We also developed a strong sense of camaraderie outside of the dungeons, courtesy of our very own in-house five-star multi-cuisine Chef Alexis, who took the initiative to get our group to bond over exquisite risotto and wine dinners. I also have a vivid memory of the seventeen-hour Sunday, a day before our second client presentation and the jovial spirit with which we supported each other, given the exigent circumstances, was heart-warming.

To my Professor Stephane Girod, thank you for the tremendous support, the attention to detail, wholesome feedback and for ensuring that the learning was fruitful for us as participants. And to the rest of my teammates, Gavin, Isabella, Alexis and Marcelo, “as always, it’s been an absolute pleasure!”

The full team – including Professor Girod!

Shaunak Grover

A Brazilian, Colombian, Indian, Italian and Spanish walk into an American Dive Bar in San Francisco

Please don’t ask what happens next! I won’t be able to tell you anything without breaking the ten commandments or non-disclosure agreements.

You guessed it right, our group is consulting a US company. We recently presented our first phase findings to the client. The project has been a great learning opportunity for us to understand the consultant way of thinking and working. Long working hours has been the norm of the day, but the enrichment in terms of the depth of the experience is exceptional.

Learning the team dynamics and honing leadership skills continues with the ICP and part of what makes the ICPs so special. The constructive conflicts, challenging of ideas are a few examples of things that will transform into lifelong learnings. However, it’s not all work and no play! As our ICP advisor would put it…. “NO NO NO NO!”. When things get too serious, our group has a solution called “5-minute nonsense” where we resort to stress alleviating activities like funny YouTube videos, sharing weird personal experiences or even a quick game of ping-pong or a rubbish flash video game.

Roberto, Purnendu, Cyan, Helena and Sebastiano

Although most of our team has prior experience related to the project, the ICP has provided us with a toolkit to look at the problem from a different lens. Things like issue trees and hypothesis testing have become part and parcel of life. Interviewing about 30 relevant stakeholders from the industry and digging through hundreds of industry reports seemed an arduous process, but it was all worth it after seeing the happiness on the client’s face.

Our next phase is underway, and we are pumped to generate valuable insights to close the project with a big bang. Next stop, Boston Massachusetts for the final workshop with the client!


From marathons to MBAs: Leadership lessons I have learnt from running



I don’t think my MBA class would believe me if I told them that I use to hate running. I’m known amongst the year as that crazy girl who trained for her first marathon during the notoriously busy Module 1. This means I now know Lausanne’s running tracks almost as well as I know IMD’s dungeons.

However, when I was a child, I genuinely did hate it. My least favourite day of the whole school year was Sports Day. It was pure humiliation. I would be persuaded into running distances like the 1500m (around 3% of a marathon’s distance…) and spend the whole race wheezing, walking and complaining my way round.

Something changed when I was 18. I spent a year off, part of which working for a charity that looks after boys who lived on the streets in Kenya. When I came back to England, I felt compelled to do something to continue supporting them, so I decided to run a half marathon and raise money.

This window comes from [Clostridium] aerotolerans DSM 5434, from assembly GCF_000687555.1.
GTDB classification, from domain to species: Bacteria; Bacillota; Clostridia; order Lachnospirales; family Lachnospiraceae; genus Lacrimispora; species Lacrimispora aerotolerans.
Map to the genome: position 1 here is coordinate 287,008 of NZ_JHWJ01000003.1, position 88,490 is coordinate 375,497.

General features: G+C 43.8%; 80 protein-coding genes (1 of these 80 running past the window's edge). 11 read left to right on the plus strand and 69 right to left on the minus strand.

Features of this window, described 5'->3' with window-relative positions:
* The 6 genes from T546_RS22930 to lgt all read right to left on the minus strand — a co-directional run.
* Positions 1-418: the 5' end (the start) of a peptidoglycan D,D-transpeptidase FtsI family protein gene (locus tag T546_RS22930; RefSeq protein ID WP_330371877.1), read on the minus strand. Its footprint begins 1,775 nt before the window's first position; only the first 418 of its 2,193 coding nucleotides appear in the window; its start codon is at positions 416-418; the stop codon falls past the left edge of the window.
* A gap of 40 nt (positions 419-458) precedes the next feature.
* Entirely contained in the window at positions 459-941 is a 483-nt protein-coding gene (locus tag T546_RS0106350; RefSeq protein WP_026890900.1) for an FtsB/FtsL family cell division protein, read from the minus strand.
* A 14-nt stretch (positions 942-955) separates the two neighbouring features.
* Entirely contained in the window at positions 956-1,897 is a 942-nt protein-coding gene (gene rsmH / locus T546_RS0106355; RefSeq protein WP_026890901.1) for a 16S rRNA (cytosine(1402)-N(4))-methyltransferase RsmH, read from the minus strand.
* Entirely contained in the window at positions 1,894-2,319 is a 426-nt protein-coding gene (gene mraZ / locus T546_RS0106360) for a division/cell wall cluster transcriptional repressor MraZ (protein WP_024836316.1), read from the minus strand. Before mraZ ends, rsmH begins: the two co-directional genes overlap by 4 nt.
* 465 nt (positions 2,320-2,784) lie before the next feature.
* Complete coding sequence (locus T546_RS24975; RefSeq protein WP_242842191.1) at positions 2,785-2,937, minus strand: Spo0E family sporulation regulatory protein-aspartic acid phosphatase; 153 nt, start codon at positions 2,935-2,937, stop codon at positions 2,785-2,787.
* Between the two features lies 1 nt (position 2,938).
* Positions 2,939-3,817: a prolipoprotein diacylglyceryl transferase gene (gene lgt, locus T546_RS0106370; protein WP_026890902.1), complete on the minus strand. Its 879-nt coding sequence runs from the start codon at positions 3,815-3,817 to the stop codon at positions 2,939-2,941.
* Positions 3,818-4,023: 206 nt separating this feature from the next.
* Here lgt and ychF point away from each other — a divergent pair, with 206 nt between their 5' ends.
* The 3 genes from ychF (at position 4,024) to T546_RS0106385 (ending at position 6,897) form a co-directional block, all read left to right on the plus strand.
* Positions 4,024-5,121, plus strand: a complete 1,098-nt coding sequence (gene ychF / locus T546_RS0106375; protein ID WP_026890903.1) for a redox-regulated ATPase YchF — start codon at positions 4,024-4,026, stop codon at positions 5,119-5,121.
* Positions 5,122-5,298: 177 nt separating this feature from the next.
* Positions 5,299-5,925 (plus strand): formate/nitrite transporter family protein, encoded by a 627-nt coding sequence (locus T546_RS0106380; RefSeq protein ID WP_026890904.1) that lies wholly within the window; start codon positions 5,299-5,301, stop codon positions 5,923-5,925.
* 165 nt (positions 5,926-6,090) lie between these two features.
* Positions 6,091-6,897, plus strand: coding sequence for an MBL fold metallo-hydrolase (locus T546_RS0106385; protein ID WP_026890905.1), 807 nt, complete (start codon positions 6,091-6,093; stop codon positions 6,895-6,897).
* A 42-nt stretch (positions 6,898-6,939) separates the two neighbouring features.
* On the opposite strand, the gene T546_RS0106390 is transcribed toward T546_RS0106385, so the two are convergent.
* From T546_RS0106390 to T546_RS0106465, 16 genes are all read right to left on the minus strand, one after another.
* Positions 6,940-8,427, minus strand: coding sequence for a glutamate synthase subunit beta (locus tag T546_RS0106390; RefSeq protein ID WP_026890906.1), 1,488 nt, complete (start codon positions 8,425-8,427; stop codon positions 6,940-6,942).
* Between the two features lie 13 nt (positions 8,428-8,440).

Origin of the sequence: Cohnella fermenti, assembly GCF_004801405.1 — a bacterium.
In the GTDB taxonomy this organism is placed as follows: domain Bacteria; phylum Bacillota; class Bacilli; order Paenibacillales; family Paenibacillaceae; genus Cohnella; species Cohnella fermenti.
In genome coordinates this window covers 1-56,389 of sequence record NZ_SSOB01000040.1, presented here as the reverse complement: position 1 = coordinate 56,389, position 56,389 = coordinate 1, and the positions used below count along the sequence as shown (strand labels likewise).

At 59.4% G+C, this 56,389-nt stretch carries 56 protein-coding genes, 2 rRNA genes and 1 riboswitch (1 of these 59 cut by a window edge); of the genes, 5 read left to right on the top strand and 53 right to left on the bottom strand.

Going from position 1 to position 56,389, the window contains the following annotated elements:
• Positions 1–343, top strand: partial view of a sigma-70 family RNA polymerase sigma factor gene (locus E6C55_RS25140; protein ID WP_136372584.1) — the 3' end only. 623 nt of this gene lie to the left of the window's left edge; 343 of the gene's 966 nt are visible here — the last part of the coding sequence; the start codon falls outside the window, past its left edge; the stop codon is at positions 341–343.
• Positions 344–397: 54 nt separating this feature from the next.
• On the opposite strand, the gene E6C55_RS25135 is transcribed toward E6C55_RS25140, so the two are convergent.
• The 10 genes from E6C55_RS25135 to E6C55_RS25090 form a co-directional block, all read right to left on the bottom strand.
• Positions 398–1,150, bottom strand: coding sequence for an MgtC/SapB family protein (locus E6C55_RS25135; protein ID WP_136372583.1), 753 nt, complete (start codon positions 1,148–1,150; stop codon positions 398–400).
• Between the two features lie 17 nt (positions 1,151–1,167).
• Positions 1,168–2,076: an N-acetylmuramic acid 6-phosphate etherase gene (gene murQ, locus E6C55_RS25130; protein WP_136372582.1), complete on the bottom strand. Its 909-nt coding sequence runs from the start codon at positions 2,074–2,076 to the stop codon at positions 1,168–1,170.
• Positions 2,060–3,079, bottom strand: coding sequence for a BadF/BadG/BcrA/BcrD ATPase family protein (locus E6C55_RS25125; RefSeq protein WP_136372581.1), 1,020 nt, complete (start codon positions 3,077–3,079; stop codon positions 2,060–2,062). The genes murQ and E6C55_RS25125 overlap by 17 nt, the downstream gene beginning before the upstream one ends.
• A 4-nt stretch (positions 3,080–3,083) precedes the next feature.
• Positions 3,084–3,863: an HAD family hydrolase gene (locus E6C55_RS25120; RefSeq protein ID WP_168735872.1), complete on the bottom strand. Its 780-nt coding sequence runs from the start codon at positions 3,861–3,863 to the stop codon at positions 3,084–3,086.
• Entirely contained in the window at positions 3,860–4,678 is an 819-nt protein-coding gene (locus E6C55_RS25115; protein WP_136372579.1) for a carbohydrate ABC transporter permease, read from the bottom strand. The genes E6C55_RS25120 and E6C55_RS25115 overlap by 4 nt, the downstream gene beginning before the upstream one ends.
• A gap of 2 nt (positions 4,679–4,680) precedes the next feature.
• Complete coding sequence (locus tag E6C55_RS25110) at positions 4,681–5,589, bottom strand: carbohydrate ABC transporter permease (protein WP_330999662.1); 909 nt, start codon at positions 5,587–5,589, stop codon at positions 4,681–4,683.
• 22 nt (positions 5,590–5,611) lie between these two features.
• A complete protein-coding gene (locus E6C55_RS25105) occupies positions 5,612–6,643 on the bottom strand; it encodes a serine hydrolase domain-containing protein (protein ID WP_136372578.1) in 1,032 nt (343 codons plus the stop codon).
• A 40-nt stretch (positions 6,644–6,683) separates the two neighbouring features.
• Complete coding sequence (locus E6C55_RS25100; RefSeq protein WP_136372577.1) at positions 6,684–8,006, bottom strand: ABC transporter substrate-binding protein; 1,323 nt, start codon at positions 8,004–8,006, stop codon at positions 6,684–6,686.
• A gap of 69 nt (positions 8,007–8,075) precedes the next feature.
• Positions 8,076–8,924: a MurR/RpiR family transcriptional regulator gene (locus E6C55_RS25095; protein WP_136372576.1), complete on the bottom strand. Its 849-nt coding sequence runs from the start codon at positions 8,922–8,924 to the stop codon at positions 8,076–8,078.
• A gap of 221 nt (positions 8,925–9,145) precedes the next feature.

With that decision, I became a runner. It was difficult making this transition; going from someone who genuinely could not run longer than 2 minutes to someone who felt happy trudging round the London parks took perseverance, dedication and a total change in mindset.


The reason I’ve carried on running for the last 10 years is not because of what it does for me physically. Yes, it is great to be fit, sleep better and have improved focus during the day, but the real reason is because of what it does for me mentally. Forcing myself to get up for early morning runs whilst others are still sleeping has strengthened my drive and self-discipline. Spending hours on training runs has taught me the importance of practice to improve a skill. Finding a good running buddy has shown me the benefit of support during challenges. And bad running days have made me more resilient whilst good running days make me feel empowered.

This MBA year has put all these skills to the test and the current job search is no exception. There are highs and lows. Many hours are needed to hone your interview technique and discipline to say no to opportunities that are not right for you. I have had setbacks, like I am sure some of my classmates have. With these I find it important to remember the resilience I showed during the marathon, pick myself up from momentary disappointment and carry on. There have also been some fantastic opportunities that have come up as well, and like that moment when I crossed finish line after 4 hours and 13 minutes of running, I make sure to celebrate these.

As another week begins where I find, like all of the Magic 90, I have the near impossible task of fitting in ICP work, job applications, interviews and a personal life into a limited, ever-accelerated amount of time, I like to remind myself of that 18-year-old girl who hated running. Who would have thought she could have run a London Marathon this year?


Great achievements are possible with hard-work, determination and a little bit of luck. So good luck to all the Magic 90 as we move into this final phase of the year. By supporting each other and applying that determination we have shown throughout, I know that the possibilities for us all are endless. There is ultimately nothing more rewarding than putting a goal out there, working hard for it and seizing it with both hands when you achieve it.